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July 10, 2004: Estate Planning for Same-Sex Couples

Q: Why do we need state and federal laws concerning same-sex marriages? If they just take the time to do so, canŐt such couples basically do the same thing for themselves by doing their own planning?

A: Now, this is not a political column, nor do I claim to be an expert in this area, but permit me to play the devilŐs advocate here for a few minutes.

LetŐs narrow the focus down to taxes and estate planning, looking at those areas first from the federal perspective and then from the stateŐs point of view.

For federal gifting purposes, one spouse can give to the other any amount tax-free (Bill Gates can give his sixty-eight billion dollars to his wife without paying taxes). Otherwise, only $11,000 each year can be given to a person without subjecting the amount of the gift over $11,000 to federal gift taxes, unless the $1,500,000 current lifetime exclusion is used. Thus, same-sex couples lose the flexibility provided traditional couples.

For inheritance purposes, one person can pass on $1,500,000 tax free. But if a "legal" spouse is present, through the use of a tax will or a tax living trust, $3,000,000 can pass tax free. The use of this approach would also permit $3,000,000 to pass on to the deceasedŐs beneficiaries without the new "spouse" ultimately gaining direct control of any part of the assets (assuming a nuptial agreement was also in place) through the use of an "A Trust" and a "B Trust" in either the Will or the Living Trust. In less than a year and a half, the combined figure goes up to $4,000,000. Thus, the tax laws can be used to insure that double the federal exemption can pass to the deceasedŐs beneficiaries.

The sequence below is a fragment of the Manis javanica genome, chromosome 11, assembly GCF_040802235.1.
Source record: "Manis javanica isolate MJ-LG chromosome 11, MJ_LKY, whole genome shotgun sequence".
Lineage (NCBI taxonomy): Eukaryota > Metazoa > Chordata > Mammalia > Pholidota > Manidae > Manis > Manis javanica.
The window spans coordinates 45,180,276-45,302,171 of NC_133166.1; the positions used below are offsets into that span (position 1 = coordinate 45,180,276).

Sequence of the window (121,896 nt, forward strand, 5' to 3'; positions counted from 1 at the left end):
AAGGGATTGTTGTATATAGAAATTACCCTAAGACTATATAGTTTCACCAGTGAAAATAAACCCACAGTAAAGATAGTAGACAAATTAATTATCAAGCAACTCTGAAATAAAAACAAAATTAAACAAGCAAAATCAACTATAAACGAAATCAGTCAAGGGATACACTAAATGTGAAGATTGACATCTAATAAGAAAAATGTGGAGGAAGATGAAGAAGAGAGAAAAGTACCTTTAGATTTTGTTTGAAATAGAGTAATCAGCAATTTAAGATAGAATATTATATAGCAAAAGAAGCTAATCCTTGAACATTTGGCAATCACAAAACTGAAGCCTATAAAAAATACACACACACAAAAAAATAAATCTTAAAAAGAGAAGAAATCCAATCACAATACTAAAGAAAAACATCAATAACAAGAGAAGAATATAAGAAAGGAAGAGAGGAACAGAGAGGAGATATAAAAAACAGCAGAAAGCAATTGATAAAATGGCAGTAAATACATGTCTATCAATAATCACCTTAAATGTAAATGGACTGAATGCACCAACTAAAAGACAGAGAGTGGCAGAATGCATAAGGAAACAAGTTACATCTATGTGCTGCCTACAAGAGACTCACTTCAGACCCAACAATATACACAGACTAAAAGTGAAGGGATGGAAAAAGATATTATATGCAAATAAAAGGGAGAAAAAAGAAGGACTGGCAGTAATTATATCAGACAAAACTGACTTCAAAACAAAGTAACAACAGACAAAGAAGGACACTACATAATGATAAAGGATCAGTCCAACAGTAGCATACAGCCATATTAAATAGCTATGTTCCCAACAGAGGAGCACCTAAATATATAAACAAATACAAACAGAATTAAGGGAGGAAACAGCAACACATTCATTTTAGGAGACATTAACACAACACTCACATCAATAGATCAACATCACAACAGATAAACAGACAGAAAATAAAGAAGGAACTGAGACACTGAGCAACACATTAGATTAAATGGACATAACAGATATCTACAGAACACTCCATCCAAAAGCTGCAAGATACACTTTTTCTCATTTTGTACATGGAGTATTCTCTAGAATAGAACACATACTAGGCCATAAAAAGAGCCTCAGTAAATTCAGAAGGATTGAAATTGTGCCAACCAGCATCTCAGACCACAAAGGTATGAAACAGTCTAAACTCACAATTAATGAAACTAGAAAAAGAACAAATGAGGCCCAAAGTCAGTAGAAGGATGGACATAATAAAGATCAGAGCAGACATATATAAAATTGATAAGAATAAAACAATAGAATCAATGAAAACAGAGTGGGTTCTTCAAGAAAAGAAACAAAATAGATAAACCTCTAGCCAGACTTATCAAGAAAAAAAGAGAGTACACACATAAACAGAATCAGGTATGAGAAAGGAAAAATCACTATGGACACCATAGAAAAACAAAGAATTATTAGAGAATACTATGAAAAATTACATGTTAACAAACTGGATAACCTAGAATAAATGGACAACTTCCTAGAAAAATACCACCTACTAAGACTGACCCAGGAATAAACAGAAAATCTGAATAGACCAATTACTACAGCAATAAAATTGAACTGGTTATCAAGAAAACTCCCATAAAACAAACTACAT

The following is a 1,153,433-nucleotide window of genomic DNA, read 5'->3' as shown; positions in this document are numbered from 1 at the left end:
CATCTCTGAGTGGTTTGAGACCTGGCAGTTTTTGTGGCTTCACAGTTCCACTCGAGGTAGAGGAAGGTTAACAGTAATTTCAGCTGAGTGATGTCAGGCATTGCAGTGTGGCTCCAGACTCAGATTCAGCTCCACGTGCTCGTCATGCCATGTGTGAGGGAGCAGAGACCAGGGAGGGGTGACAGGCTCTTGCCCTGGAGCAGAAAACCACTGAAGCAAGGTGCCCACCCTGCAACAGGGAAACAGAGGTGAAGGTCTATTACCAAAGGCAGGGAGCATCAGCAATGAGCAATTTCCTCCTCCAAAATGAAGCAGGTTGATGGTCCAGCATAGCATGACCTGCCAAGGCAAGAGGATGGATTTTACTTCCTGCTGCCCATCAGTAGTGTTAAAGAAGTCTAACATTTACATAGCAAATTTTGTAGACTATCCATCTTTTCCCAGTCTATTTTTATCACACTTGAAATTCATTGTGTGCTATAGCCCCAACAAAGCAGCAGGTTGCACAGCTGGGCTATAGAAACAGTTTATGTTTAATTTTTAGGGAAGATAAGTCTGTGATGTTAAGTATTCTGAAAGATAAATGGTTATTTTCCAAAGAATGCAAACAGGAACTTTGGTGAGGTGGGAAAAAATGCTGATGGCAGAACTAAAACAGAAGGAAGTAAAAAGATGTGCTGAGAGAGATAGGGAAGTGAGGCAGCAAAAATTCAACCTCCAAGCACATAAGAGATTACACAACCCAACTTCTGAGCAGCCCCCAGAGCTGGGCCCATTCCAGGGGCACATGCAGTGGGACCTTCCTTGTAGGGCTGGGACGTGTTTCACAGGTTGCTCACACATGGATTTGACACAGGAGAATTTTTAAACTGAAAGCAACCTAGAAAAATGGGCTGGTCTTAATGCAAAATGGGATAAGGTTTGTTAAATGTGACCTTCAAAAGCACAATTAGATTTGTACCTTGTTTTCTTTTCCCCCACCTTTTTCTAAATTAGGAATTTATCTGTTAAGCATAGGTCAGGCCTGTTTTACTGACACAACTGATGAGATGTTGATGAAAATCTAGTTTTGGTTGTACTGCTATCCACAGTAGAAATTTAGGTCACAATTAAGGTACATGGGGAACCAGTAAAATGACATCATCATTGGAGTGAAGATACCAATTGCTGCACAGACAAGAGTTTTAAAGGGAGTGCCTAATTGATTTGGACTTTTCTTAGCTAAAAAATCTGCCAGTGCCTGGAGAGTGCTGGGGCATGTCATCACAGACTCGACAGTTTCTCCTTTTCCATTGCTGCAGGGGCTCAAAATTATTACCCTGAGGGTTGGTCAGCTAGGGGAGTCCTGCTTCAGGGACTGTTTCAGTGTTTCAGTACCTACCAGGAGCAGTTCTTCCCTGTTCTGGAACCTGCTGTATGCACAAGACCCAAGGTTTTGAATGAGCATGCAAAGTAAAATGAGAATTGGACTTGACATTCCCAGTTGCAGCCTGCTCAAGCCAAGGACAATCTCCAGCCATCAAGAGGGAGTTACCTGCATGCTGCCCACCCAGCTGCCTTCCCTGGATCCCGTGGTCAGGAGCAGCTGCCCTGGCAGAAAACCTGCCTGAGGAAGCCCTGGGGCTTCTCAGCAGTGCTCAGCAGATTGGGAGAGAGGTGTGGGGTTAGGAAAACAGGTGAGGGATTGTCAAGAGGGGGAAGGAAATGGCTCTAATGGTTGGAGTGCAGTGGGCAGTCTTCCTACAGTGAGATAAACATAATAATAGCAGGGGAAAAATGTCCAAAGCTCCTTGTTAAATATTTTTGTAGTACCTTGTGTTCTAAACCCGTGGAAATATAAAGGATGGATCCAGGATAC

Currently, there is nothing directly available to provide for this kind of tax savings for a same-sex couple.

On the income tax side, there are a number of similar inconsistencies between a recognized married couple and a same-sex couple. For example, unless the income of each person is approximately the same, the inability to file a joint return seems the most significant to me. (Space limitation prevents the discussion of other areas of the income tax laws.)

The same kinds of problems would also appear on the state side of the issues as for gift, estate, and income tax treatment. Even if the federal rules are changed (in the absence of a constitutional amendment), individual states would not have to follow the federal lead for state tax purposes unless the Supreme Court mandates it. Thus, it would be possible to have a federal way of doing things and a checker board of procedures when dealing with the individual states.

For inheritance purposes, without a Will, intestate laws would not include a same-sex partner. Only through a Will could such a person be remembered. As for other inheritance issues, unless a state changes its laws, a same-sex partner does not have the same rights to protect himself or herself such as through the use of the elective share to try to prevent him or her from being disinherited (or under remembered) in the absence of a nuptial agreement. There are many additional areas such as the priority position to be appointed the deceasedŐs personal representative, etc., but again, space limitation prevents a more comprehensive review.

Quickly skipping from inheritance to medical issues, such threshold areas as seeing the hospitalized person, being kept informed, or making medical decisions have been denied to a same-sex partner. It is true that a medical power of attorney can be executed giving these rights, but even here I have encountered resistance in the medical community to accept these legally binding designations.

I know I have just scratched the surface as to why this current debate is so important. Regardless of which side you are on, very significant legal areas need to be considered and acknowledged as areas of concern.

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